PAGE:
and yet today was a good good day when I did well by myself and didn't eat crap or play mindless Text Twist which is to say not play but let the fingers fidget on the keys and stare away from anything that has to do with mind or heart or what I have to be a part of such as my mother's illness and my own dis-ease. ARRGH! Do you not totally want to puke over that one? I read 8th grade short stories over the weekend while also rereading CATCHER IN THE RYE. Oh my but Salinger writes so much better than 8th graders. One girl, there is always one every year, wrote a story that as I read it I spun off into the world she created. SUCH JOY! The teacher said to me, "I read one 15 page story, and gave you the other. I do NOT read 15 pages." The girl said to me something like "I need to be more concise." Different word. Juicier. More judgmental actually, like a longer piece of writing better not happen in that class. I said "who cares?" Here's where it meant something that I'm a writer in that class - I LOVED HER WRITING! She wrote about a future pacific northwest where there were some people, about a sixth of the population, who could alter their form. Everybody lived in the woods, where cedar and salal, vireos and robins lived so that I could see, smell, feel them. She said something about worrying her writing was cheesy. I said the line between great and cheesy is thin since if you write from heart your risk gooey. I praised the way she wrote about the characters hunting and eating beaver when they'd become coyotes. Very bravely animal. She understood, she got it, she was relieved. I soared like a shape shifter gone vireo the rest of the morning.

Thursday, February 18, 2010

Well, shebang, I tried to delete ComcastCares without deleting the post or other comments, but old pretend guy wouldn't dislodge, so I have a nice ad for the compassionate caring comcast response. Do you suppose that response is triggered everytime the word "Comcast" occurs in a blog? HA! If one shows below this post, there's some evidence. Maybe I'll use code word COMPASSION instead of Comcast in future.

New York Times Daily Crossword Puzzle Poem Draft for February 17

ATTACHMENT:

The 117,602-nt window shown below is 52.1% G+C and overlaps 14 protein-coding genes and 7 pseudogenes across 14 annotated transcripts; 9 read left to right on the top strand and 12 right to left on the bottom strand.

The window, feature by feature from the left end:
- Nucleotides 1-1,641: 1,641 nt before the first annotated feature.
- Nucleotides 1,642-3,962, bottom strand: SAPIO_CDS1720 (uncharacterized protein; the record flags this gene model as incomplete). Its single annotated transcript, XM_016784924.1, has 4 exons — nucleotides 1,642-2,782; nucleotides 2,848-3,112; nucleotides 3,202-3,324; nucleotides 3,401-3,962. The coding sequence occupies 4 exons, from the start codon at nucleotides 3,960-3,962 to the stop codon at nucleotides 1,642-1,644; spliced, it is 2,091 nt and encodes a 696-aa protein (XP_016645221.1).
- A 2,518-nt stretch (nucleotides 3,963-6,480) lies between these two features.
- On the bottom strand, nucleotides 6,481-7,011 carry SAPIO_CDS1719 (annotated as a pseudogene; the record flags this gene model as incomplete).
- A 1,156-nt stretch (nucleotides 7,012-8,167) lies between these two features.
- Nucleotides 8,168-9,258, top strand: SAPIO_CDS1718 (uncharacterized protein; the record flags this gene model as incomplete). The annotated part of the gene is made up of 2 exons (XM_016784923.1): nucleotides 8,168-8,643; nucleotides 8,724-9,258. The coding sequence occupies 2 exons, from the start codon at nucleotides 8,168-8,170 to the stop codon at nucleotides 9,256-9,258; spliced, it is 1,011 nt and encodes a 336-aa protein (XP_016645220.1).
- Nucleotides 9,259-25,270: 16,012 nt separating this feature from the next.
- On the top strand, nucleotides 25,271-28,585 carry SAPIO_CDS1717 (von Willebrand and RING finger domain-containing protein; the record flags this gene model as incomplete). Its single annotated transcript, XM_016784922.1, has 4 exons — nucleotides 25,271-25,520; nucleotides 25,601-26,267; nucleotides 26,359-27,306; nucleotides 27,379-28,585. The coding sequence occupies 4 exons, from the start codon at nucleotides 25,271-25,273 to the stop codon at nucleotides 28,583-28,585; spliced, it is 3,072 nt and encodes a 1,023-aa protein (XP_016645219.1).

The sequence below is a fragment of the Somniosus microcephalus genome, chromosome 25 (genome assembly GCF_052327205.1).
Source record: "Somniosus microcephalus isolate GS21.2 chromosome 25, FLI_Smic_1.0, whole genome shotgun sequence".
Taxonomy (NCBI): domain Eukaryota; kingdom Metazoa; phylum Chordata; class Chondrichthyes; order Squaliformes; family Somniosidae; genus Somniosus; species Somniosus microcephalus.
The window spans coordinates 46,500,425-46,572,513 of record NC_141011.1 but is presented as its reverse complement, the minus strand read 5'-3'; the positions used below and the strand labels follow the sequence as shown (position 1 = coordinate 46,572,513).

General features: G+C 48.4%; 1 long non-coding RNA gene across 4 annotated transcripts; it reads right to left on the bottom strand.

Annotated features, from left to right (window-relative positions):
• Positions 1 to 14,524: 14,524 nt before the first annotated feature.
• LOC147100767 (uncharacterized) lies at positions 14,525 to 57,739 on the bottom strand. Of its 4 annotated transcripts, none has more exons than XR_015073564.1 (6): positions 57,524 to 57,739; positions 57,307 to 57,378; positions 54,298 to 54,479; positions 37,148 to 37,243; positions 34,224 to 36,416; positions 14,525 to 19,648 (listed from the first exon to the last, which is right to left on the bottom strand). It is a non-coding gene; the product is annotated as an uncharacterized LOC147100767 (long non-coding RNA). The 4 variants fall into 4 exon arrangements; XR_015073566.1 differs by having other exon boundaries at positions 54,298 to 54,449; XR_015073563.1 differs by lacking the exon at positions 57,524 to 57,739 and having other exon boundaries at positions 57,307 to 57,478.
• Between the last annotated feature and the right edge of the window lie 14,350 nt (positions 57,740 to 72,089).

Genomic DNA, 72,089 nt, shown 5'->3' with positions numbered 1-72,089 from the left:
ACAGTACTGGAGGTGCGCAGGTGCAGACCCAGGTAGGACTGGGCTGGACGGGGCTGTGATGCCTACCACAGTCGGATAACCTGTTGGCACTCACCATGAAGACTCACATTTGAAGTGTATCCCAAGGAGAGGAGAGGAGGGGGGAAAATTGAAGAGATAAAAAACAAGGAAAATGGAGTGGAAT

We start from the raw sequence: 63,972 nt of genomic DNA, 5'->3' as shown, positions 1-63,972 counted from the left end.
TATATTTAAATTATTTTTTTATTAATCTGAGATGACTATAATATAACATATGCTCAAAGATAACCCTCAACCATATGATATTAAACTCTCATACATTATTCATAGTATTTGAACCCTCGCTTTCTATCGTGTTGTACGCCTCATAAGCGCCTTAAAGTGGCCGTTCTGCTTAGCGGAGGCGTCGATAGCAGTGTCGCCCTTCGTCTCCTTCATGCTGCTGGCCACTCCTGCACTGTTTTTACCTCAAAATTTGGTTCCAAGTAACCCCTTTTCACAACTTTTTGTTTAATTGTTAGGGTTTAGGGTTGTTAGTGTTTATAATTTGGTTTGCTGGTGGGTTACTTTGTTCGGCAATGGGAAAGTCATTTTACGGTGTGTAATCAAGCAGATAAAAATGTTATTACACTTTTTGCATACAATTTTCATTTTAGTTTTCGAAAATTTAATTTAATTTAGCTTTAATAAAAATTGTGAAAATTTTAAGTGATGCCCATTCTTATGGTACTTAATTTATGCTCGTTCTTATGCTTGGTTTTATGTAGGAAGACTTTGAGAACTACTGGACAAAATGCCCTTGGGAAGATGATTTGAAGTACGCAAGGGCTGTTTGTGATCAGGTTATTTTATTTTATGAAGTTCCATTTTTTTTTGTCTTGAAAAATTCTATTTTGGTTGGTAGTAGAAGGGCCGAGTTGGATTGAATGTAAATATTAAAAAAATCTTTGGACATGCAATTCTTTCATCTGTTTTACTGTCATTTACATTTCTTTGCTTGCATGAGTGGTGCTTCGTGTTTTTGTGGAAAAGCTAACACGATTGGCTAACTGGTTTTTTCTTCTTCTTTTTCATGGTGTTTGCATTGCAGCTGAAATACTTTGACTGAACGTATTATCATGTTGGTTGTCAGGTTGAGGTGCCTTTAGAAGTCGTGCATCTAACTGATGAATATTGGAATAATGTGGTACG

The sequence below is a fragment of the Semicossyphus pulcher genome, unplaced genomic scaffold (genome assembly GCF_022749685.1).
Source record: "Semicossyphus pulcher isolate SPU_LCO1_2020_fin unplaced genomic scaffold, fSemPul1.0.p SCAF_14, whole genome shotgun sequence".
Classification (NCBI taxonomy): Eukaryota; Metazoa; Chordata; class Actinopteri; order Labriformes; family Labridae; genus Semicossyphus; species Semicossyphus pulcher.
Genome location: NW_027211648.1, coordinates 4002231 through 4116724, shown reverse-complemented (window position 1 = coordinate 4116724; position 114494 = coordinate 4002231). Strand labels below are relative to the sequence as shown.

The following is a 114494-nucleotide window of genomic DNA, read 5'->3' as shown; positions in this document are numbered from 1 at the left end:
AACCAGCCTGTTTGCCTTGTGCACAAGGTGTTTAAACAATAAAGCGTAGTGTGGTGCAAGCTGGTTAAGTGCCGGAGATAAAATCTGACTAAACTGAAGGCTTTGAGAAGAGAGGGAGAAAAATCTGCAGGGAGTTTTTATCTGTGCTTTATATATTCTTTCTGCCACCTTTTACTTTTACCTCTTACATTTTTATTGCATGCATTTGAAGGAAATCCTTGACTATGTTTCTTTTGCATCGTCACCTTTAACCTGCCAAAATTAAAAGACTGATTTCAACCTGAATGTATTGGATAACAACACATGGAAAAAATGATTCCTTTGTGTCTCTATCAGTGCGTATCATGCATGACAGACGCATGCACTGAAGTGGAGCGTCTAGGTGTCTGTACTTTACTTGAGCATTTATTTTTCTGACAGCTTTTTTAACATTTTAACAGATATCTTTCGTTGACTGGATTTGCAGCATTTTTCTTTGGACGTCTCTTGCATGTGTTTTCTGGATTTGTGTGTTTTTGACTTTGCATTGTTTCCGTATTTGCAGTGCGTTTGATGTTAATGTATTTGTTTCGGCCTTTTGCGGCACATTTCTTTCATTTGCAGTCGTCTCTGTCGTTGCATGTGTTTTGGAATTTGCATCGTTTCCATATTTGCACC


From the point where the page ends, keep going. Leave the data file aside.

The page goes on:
Drain the pond, sieve the scum
return to base, at ease
My kingdom for a purple pez
Dale Carnegie in a tutu
my syntax for your sintax
a scoop of chicken ala
haunted by Iris Murdoch
I'll swap you penny for a sap
and all the new releases
video store and netflix rivals
your email all for e.d.u.
your mother works at Jiffy Lube
your mother knew Daisy Miller
tell your mother you've rued
on the loose without the loos
a triumphant run of t-cells
tomorrow what is is not
just think of Rose Kennedy
lavender flower girls
your friend Boyann
it's all force and flit
your mother is a roadie
an you have all the xes.


Beautiful day outside. Onward.

Tuesday, February 16, 2010

New York Times Daily Crossword Puzzle Poem Draft for 2 16 10

Look now as I display your temporal lobe
throbbing since you're late for this appointment
I judge you not for all your trips to Arbys
your preference for brussels over okra
look here your mind is stuck on Paar
you've hiked the wetlands, seen the heron
your youngest serves you cootie pie
subconsciously you're leied so now aloha
the end is near and all you want's a kiss
how old were you again? Here's Don Ameche
a couple PeeChees and now we're back to food,
a high school where you'll never win, amen.


Discipline's a thing that must be a useful tool
though those of us who cling to fossils, fool
ourselves that we're immune from need
to read anything but what we want - life's
an easy A and all our doubts are cured!
so maybe I'm absurd so go ahead and gasp
we'll calm the gods and milk the asp.


Yesterday I spent over three hours transferring auto payments from the closed account ("Did you order a playstation to be delivered to Florida?" "NO!") into the new one. Cards arrived on the back porch via FedEx. Somebody climbed a hundred stairs in rain when they could have come into the alley, but that's self sufficiency gone haywire. Once again, the worst company to deal with is Comcast. Every dealing I have with them and their awful automated system with its choices that have nothing to do with what anybody would choose I lose more tooth enamel. I have devolved into a jibbering steam engine before I speak to the first human who opens by asking me my secret word. I'll tell you my secret word!

Thursday, February 11, 2010

Daily Crossword Poem Draft for 2/10/10

Jane Eyre, fangcasfare, baby bear I care but err
you're beautiful and I'm a fool, we haven't laughed for ages
I sing you green my little bean you answer back in umbers
I wake to rue for what is true I'm Kanga to your Roo
when you're blue my job to do is love you in our scenes
my stubborn head my sterile bed my micromanaged matter
my left hand's cold the topic difficult as tundra
scroll it back to where the sea lion caught that steak
I bought the soap the day we lost the skewers
and life's no sum as numbers and computers
that are so easier than breathing it's impossible
but sing your baby song and I will plod the stairs
a heavy wait or levity, in the end it's brevity
that will do you in, a penny for your g-men
your baby's palm a feather on my face.

Tuesday, February 02, 2010

Daily Crossword Puzzle Poem Draft for TuTu, 2010

Let's say you've landed at O'Hare
your head atumble with creepy graves, the fam
outside in biting wind, upset
though you will pay the handling charge
they ask after, you have rescued uncle
from some murky circumstance in Cork
teeny airplane wine and tinny tapes -- Harpo
in a tophat. Oh, stop that. Make a vow
the past as gone as USSR